Other goods apart from agriculture produce are available in free markets after 1991 liberalisation policy, so why not allow private players to compete in open markets with minimum-to-no state coercion. When there are incentives for private players, then they will put in all the resources to “study the food economy, and make forecasts of future prices” (Ajay Shah) which will in turn benefit the farmers as they will know what to sow and when to sow and they will be able to avoid crop failures.
For any trade to take place and for any commercial activity, there needs to be availability of data without which all policy and trading activities will suffer- opening up the markets is a good step, but dissemination of information is also necessary to enable players to compete in free markets. To avoid the informational transaction costs, the first law has also introduced “Price Information and Market Intelligence System for farmers’ produce” which will be developed by the Central Government (Section 7(1) of the first law).
Furthermore, it is every citizen’s fundamental right to “carry on any trade or business” (Article 19(1)(g)) and any restriction of the said fundamental right is only possible under Article 19(6). We must never forget that freedom is the general rule and the restrictions are exceptions.
Protecting our Farmers: from Big Corporate Houses to Traders
The fear of non-payment of dues by the trader to farmers is a genuine issue and the small farmers, especially from marginalised communities, are more prone to such violation of rights. The first law lays down, in Section 4(3), that the trader shall make payment to the farmer on the same day or within three days (subject to conditions in the agreement). This provision in the first law protects the farmer from any non-payment of his/her dues. Any violation of this provisions attracts stringent punishment under Section 11 of the first law, in essence, penalty up to five lakhs rupees.
Section 8 of the Second Farmers Laws protects the uneducated farmers from exploitation by big corporate houses as the provision says that the agreement entered by the farmers with any business entity shall not be for the purpose of sale/lease/mortgage of farmer’s land. This provision, in essence, will protect those marginalised farmers who are exploited by big landowners and middlemen. The second law also provides for mitigation of loss of the farmer or the business entity and flow of credit/money by recommending the farming agreement to be “linked with insurance or credit instrument” (Section 9). There is always a concern about the land of the farmer that if he/she is unable to deliver the crops due to climate change or any natural disaster, then his/her land is taken away by the way of legal proceedings- but the second law, in Section 15, ensures the farmer that “no action for recovery of any amount due shall be initiated against the agricultural land of the farmer.” Therefore, protecting the land of the farmer from any recovery proceeding.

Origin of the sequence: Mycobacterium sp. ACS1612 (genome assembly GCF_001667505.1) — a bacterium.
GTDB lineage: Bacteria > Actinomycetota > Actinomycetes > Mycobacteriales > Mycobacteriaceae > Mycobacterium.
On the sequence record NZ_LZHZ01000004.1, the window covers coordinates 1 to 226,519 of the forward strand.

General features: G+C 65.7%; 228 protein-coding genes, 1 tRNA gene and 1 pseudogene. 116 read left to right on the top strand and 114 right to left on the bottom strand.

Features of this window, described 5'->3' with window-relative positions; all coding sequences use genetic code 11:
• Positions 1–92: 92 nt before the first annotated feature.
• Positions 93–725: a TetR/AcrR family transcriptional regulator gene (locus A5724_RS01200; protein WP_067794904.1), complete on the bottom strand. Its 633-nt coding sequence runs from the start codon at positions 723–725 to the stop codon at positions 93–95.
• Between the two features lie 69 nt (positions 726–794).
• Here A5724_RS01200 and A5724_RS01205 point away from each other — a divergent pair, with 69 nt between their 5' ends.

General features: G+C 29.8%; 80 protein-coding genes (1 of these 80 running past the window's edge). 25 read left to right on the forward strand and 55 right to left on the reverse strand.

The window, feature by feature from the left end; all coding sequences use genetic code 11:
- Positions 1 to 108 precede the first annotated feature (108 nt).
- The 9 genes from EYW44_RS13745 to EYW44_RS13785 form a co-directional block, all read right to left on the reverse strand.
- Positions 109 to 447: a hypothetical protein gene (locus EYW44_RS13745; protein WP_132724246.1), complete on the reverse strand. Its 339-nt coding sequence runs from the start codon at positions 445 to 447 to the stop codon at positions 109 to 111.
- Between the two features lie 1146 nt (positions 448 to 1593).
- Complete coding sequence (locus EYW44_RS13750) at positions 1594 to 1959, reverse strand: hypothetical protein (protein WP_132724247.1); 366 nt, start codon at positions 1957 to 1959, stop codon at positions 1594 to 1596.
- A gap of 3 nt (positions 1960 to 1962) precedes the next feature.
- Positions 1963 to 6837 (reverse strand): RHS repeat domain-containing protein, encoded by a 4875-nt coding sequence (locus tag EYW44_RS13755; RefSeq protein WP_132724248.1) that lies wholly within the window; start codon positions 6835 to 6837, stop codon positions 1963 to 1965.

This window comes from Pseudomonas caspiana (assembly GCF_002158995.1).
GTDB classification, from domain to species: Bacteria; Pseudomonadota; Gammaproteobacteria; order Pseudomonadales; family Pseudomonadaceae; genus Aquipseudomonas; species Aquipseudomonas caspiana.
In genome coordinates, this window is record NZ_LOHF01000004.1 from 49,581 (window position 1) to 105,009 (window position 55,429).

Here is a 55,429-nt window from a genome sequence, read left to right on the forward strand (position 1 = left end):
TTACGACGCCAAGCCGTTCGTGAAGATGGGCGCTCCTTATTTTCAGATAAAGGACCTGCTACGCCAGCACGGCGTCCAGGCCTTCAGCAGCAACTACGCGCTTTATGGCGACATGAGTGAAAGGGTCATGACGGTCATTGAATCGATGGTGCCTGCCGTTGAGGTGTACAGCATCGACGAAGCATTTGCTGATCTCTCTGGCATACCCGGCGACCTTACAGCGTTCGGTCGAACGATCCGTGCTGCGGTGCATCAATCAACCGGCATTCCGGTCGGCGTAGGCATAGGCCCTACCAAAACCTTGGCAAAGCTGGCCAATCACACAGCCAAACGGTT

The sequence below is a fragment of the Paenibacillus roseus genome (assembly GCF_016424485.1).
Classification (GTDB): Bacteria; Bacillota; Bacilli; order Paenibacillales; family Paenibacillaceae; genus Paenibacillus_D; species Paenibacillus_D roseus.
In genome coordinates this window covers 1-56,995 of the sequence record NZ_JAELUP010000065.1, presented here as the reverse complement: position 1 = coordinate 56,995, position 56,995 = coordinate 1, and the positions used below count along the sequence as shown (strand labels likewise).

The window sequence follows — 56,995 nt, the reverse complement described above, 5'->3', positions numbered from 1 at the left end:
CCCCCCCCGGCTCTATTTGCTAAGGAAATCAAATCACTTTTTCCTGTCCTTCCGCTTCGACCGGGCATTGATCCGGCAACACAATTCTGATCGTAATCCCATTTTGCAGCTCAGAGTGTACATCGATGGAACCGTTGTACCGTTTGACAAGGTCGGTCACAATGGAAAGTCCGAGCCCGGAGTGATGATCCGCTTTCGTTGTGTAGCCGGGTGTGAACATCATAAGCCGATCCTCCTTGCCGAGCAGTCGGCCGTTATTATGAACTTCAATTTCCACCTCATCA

These farm laws are in the spirit of Article 301 of the Constitution of India and they ensure farmers with the freedom which they have always asked for- to trade, to sow, to cultivate and to do whatever they want to do with their farming land. Interestingly, these laws do not dismantle the APMC Acts/Mandis created by the State Government and the option of selling their crops at these Mandis is not taken away from the farmers. Basically, the laws have created more options for free trade and marketplace- without any state coercion. There is also a need to diminish the digital divide that exists in India- in order to allow the farmers to trade electronically – there must be awareness programmes under Digital India Scheme to educate the farmers throughout India. The laws are in right direction and there is still a lot of reforms which are to be considered by the government- like opening up exports and imports of agricultural produce (International Trade) and futures market.
Note: Public discourse, debates and dissent are important for the democracy. Without the public discourse, democracy fails. The way in which these farmers laws were passed by the Government during a pandemic and the handling of farmers protests is unacceptable and the ministers must be held accountable for the same as it is very important- to limit the power of the executive- through Courts and outside Courts.